The retreat through Burma to India – the longest retreat in British history – was now drawing to a close. General William Slim had been brought into the campaign half-way and had overseen the long haul north through Burma, as the weakened Anglo-Chinese force sought to evade their Japanese pursuers. In the finals days many men had only the clothes that stood up in. Some had completely worn out their boots in the long march:
We had already had one or two heavy showers to give us a foretaste of what the monsoon would do to us, when, on the 12th May, it burst in full fury. On that day our rearguard was leaving Kalewa and our main body toiling up into the hills. From then onwards the retreat was sheer misery.
Ploughing their way up slopes, over a track inches deep in slippery mud, soaked to the skin, rotten with fever, ill-fed and shivering as the air grew cooler, the troops went on, hour after hour, day after day. Their only rest at night was to lie on the sodden ground under the dripping trees, without even a blanket to cover them.
Yet the monsoon which so nearly destroyed us and whose rain beat so mercilessly on our bodies did us one good turn – it stopped dead the japanese pursuit. As the clouds closed down over the hills, even their air attacks became rare.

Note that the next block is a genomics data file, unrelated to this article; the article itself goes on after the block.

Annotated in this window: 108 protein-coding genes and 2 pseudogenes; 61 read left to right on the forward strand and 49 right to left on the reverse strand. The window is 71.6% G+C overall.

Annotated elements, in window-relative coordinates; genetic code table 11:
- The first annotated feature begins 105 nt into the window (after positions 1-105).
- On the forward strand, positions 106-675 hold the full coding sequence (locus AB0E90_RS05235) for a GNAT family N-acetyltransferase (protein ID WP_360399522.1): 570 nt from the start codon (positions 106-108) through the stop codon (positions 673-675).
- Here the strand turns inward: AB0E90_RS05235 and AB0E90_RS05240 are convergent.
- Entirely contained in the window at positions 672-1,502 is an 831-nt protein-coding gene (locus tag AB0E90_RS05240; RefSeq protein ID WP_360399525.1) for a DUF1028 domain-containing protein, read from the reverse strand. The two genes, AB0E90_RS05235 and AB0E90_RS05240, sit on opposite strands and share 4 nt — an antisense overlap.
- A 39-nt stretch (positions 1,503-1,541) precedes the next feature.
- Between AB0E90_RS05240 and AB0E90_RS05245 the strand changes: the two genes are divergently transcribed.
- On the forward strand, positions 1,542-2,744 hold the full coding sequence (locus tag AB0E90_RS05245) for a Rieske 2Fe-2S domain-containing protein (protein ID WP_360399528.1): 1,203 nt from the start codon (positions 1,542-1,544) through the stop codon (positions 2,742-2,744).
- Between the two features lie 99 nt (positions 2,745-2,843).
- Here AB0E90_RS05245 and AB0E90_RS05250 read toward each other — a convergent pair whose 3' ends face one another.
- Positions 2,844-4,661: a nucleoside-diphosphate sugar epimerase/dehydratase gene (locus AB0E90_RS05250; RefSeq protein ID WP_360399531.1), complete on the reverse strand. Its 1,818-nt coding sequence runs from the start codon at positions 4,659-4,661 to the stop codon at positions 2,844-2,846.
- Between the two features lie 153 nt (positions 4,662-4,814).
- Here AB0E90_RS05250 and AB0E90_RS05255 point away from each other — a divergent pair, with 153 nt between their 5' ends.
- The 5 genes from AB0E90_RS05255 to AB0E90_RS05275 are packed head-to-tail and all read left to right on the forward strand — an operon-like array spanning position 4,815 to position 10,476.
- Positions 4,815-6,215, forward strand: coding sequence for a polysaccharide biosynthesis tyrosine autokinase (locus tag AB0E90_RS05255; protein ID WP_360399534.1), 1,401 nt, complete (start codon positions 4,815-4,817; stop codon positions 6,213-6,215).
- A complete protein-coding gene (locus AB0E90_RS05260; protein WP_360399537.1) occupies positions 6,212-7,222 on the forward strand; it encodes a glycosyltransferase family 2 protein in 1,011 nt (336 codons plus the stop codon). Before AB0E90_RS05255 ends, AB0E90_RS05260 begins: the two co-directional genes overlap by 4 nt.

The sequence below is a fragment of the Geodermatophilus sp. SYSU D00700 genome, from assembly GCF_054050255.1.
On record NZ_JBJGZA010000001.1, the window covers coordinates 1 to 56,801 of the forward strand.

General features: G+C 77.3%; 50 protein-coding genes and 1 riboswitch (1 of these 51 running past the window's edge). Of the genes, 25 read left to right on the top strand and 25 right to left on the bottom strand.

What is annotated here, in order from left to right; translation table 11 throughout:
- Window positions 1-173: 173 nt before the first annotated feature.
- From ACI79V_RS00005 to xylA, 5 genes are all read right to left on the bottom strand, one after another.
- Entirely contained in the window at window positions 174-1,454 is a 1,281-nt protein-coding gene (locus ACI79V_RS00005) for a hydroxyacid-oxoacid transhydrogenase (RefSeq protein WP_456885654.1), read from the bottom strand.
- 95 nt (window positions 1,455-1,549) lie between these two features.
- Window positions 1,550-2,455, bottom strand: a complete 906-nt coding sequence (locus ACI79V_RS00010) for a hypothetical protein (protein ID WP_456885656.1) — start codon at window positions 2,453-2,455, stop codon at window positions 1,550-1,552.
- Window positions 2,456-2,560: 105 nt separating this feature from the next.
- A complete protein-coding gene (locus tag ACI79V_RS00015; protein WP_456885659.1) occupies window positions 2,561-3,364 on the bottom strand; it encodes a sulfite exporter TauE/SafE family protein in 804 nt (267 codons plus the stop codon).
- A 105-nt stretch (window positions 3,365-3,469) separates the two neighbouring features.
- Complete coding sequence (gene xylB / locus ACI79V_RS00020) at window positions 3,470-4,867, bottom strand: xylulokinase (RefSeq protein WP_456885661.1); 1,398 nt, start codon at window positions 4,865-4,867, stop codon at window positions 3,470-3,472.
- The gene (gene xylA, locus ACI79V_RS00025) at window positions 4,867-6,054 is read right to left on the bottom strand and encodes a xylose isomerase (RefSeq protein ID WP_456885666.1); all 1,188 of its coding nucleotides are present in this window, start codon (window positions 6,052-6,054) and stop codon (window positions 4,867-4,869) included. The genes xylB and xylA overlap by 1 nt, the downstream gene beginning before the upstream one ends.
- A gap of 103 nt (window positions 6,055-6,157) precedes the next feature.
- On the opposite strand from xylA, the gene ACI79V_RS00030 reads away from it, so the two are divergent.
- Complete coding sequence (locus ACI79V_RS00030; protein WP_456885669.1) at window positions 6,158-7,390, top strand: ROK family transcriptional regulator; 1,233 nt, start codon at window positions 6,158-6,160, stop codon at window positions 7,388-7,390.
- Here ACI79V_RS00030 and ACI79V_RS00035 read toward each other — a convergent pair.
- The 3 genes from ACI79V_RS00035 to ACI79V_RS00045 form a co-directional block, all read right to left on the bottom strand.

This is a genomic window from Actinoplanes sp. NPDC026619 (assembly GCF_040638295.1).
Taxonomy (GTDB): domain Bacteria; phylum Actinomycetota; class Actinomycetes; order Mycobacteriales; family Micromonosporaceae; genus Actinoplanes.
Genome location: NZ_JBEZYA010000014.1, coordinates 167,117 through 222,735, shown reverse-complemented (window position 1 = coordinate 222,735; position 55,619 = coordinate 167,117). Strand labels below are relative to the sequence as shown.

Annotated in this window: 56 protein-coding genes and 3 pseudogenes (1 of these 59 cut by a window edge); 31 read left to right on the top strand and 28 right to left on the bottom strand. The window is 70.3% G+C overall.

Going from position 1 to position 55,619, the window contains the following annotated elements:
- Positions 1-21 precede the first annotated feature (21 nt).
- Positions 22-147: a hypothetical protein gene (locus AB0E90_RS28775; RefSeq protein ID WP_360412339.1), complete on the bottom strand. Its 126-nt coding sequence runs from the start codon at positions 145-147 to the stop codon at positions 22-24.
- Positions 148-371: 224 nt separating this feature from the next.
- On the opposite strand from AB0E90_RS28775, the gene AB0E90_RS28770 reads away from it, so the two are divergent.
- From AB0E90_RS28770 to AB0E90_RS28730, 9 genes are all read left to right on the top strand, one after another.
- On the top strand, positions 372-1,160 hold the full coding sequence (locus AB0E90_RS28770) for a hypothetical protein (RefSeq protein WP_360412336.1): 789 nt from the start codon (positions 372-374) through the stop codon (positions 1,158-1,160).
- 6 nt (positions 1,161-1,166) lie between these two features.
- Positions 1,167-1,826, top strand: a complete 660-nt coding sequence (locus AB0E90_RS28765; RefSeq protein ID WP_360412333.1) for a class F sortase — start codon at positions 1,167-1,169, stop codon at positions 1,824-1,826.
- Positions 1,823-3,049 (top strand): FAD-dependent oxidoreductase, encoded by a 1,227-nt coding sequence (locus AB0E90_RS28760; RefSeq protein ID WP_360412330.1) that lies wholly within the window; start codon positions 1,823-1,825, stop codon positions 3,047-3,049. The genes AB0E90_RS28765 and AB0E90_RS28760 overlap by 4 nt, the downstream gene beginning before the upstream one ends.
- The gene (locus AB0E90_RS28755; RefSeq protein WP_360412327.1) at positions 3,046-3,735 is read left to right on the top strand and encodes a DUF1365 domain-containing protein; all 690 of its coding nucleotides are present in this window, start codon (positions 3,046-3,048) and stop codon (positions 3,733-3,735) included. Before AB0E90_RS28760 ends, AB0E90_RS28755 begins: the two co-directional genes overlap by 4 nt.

A couple of marches south of Tamu we received our first helping hand from India. An Indian mechanical transport company met us, but its recruit drivers had been so scared by the stories fugitives from Burma had told them and by the of the half-made road, that many of them would not drive any farther south. When ordered to do so they took their lorries into the jungle and hid.
This difficulty was overcome by putting beside each driver a man from 7th Armoured Brigade who saw to it that they went where they were told – a last service of this magnificent formation. Then the company was of inestimable value in ferrying wounded and sick and sometimes whole units forward.
On the last day of that nine-hundred-mile retreat I stood on a bank beside the road and watched the rearguard march into India. All of them, British, Indian, and Gurkha, were gaunt and god as scarecrows. Yet, as they trudged behind their surviving officers in groups pitifully small, they still carried their arms and kept their ranks, they were still recognizable as fighting units. They might lookme scarecrows, but they looked like soldiers too.